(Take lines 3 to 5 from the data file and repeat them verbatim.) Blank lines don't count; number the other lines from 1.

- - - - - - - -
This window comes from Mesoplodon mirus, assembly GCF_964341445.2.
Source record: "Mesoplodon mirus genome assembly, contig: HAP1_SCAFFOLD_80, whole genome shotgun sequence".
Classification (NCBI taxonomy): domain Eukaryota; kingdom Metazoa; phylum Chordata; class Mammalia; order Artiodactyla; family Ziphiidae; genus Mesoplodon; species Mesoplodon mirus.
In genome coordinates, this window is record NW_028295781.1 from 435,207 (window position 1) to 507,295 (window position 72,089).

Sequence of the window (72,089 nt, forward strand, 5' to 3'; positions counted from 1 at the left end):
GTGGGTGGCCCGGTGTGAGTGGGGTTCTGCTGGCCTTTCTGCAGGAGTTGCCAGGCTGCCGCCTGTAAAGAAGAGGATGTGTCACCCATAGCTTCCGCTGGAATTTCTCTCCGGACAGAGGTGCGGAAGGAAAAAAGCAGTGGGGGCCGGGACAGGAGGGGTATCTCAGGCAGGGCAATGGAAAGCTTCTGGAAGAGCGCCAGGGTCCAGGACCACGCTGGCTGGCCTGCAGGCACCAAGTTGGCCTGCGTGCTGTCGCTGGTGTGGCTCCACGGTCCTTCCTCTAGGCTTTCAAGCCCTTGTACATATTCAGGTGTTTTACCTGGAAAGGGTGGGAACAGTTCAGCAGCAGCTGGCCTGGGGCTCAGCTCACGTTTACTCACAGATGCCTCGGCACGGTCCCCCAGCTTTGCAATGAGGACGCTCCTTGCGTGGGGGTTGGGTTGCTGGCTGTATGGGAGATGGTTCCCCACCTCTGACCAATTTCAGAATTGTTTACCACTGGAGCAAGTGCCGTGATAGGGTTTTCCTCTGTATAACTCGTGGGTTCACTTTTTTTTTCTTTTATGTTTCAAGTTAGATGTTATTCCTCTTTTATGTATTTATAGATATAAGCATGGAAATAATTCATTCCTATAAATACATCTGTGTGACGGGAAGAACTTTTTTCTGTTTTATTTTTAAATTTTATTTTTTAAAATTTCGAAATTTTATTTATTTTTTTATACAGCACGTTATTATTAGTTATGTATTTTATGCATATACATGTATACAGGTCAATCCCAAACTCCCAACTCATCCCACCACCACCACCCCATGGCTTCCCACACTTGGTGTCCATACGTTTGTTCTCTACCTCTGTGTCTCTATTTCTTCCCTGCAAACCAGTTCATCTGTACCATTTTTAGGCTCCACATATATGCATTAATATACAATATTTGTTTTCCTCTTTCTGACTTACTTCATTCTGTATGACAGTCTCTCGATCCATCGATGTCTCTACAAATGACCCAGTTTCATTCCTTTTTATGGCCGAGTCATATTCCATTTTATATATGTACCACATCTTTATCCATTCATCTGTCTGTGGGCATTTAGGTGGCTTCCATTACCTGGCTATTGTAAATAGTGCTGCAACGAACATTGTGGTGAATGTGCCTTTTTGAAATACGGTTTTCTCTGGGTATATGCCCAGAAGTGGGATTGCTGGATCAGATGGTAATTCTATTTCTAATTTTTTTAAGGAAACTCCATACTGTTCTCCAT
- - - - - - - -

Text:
Classification (NCBI taxonomy): domain Eukaryota; kingdom Metazoa; phylum Chordata; class Mammalia; order Artiodactyla; family Ziphiidae; genus Mesoplodon; species Mesoplodon mirus.
In genome coordinates, this window is record NW_028295781.1 from 435,207 (window position 1) to 507,295 (window position 72,089).

Sequence of the window (72,089 nt, forward strand, 5' to 3'; positions counted from 1 at the left end):